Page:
She could hear her mother clucking, pecking outside the door wondering what was going on inside. Making peace, making peace, at the sound of the limousine arriving, Ciara closed her eyes and started talking.

Comments

  1. I don’t like the fact that she withheld her abortion in confession. If this is fiction, it makes the ending less than happy. If it weren’t fiction, I would feel terrible for Ciara making a bad confession. Not a good story.

    • For goodness’ sake, is your definition of a good story that it “has a happy ending”?

      And by the way, arguably this one does, except its not a trite “and they lived happily ever after.” The fact that she withholds this during confession makes the story all the more effective, since it shows her as a real, flawed, and frankly frightened human being, pulled in God’s direction but not quite being able to give herself fully. Admitting the abortion to God means also admitting it to herself, and I think she is trying to ignore her guilt rather than come to terms with it. But the last paragraph, as Dorian Speed points out, clearly shows a move towards conversion. One can infer that the abortion will eventually be confessed, that she will come to terms with her guilt.

  2. I agree with Jerome. I also think that out doesn’t have that much depth to it. It seems like it was written by someone who doesn’t really get how women feel.

  3. It’s interesting, though somewhat self-conscious and needs an editor. E.g. the apostrophe after 70 is superfluous, you just write 70s.

    There is good talent here. I like the description of the Pre-Cana compound. It contrasts nicely with where I had mine, in a Gatsby-esque mansion on Lake Erie in Derby, NY.

  4. I believe this could be an accurate depiction of how a woman would feel. Women have the hardest time forgiving themselves and who knows how long it would take someone to come to terms with this particular action. I know a lot of women who would bury this because of the massive emotional scars it produces. It is a very complex situation.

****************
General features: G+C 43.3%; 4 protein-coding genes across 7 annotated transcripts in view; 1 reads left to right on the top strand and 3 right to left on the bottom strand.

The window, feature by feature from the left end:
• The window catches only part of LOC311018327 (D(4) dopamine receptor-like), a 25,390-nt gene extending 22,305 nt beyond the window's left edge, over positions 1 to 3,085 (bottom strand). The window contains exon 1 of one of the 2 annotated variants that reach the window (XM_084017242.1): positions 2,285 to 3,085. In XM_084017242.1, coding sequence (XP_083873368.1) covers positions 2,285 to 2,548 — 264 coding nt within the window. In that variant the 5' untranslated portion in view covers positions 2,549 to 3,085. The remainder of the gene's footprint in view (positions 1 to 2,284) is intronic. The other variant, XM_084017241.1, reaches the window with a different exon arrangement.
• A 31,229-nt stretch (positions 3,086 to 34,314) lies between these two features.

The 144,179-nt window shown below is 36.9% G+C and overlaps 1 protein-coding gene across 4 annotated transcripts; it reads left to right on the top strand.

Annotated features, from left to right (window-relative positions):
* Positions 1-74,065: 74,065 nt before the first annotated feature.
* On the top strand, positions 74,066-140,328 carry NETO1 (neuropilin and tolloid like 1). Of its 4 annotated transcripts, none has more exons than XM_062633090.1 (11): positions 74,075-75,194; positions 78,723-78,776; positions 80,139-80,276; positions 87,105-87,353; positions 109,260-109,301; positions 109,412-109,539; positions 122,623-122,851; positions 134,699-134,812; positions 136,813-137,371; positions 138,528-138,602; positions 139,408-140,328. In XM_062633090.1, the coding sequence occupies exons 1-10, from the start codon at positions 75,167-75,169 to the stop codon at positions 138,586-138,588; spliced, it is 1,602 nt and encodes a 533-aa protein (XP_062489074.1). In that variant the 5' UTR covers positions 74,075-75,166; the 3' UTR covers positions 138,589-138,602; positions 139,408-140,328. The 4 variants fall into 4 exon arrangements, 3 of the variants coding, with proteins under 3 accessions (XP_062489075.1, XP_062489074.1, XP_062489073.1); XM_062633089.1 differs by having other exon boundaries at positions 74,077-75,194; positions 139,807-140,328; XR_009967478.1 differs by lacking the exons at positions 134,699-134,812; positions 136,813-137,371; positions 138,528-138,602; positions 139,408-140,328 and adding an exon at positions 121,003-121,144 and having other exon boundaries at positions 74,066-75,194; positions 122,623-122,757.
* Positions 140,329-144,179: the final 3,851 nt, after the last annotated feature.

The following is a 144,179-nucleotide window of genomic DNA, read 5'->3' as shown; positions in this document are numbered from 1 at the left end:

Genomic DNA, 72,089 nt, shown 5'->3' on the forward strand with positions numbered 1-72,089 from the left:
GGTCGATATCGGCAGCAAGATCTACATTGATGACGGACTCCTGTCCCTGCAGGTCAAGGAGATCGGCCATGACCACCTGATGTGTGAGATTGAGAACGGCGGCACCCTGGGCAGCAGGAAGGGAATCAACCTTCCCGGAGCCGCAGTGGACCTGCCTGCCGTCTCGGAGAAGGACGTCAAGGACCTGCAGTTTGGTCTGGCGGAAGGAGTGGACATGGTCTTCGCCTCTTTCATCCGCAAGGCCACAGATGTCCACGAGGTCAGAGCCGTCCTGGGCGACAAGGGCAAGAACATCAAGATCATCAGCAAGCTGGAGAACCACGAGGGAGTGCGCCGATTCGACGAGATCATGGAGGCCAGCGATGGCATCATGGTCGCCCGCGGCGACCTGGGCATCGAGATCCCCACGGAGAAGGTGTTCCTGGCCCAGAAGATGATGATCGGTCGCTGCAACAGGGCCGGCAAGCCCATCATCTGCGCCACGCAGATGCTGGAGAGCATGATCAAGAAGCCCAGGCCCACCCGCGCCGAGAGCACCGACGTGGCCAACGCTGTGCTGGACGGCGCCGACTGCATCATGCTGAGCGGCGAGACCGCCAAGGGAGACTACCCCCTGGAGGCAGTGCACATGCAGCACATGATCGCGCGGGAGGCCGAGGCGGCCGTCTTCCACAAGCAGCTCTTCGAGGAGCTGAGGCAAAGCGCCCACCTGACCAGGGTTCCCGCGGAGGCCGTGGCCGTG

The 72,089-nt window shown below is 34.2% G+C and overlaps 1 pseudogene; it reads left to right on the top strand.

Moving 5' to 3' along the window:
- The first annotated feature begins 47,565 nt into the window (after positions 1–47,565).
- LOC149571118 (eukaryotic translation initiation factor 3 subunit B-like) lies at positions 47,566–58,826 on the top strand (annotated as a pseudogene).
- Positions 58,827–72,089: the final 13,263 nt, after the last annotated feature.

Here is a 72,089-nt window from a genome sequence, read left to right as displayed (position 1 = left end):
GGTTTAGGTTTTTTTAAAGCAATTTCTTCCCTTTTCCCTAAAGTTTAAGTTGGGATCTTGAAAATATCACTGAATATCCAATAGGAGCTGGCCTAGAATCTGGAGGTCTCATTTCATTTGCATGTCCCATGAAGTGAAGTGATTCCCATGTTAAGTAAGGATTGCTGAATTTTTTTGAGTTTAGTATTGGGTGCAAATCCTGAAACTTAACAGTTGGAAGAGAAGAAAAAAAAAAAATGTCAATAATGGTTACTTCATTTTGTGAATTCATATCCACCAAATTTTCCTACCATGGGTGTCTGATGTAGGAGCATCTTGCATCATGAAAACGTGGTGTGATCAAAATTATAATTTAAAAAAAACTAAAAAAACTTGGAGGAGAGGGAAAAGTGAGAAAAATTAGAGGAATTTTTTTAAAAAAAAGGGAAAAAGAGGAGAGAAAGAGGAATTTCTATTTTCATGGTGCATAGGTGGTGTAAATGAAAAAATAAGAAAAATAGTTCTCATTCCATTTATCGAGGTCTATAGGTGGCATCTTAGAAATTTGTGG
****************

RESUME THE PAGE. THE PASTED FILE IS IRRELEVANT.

5. It is unfortunate that she could not come enough to peace with that part of her history to confess, but to those who are disappointed; I do believe it is implied that she is now struggling, post-confession, with that decision to withhold information.

    • So, I have this 88 year old Great Aunt who was, in her hey day, a real renaissance woman. She built hosues, made art, rode a motorcycle around Idaho, served on Idaho’s Emergency Planning department, and played electric guitar, singing country and western songs despite being partly deaf. She has traveled all over the world playing music and being different. We went on a cruise together a few years ago (she is a cruise-aholic) and I got to hear the story of how she almost died in a car accident when she was just a teenager. My mother hadn’t even hear the details of that story and they have been friends since they were both very young (my great aunt was the youngest and my mom’s mom was the oldest kid ,so there were a lot of kids and years between them ). I love her very much and she has served as a role model for me all my life. What a fabulous one, too.

  6. AF Zamarro says:

    Bravo! Very well done.

    The style is excellent, and the tone is set perfectly. The story is substantial, and I think it is a great peering into one of the “little moments” when God makes an invitation to a soul to move into a deeper union. These are the moments that Catholics need to pray for, and to act upon when we see that we have been invited to participate in them.

    Good work.

  7. I understand nothing?? Sorry what are you talking about.. Confusing nonsense. What do you want to say.. Sin like you desire go to confession and everything is OK?? Is confession a carwash? You think you would never need to do pennance for your sins and avoid every occasion? So why are you still sleeping with that man?? N matter what ….

  8. (For the record, although I am affiliated with the magazine, I wasn’t at the time this story was chosen for publication).

    I think this story shows us a conversion in progress – which, really, describes all of us, doesn’t it? We are all growing in holiness, hopefully, and the protagonist here is making a big step in the right direction. To whom do we think she’s talking to at the end of the story? I would assume she’s praying, although I guess you could argue she’s replying to her mother and is closing her eyes in impatience. It’s a very realistic depiction of how she’s slowly coming to Christ. I could definitely see the burden of her abortion and her sorrow being so great that she would leave it out of her Confession.

  9. Christine says:

    I think some of the criticism about her not confessing the sin is incorrect–this is more a snapshot of this girl’s life than the finality of her going on with this unconfessed abortion. The journey back to the Church is sometimes slow and drawn out, and I get the feeling the bride is somewhere in the middle of it right now. I enjoyed this piece, and I too loved the descrition of the 70s era church–spot on!

  10. It makes me care about her and wonder what will happen next in her life and her marriage and how she will come to terms with her abortion and finally confess it and let the burden begin to lift.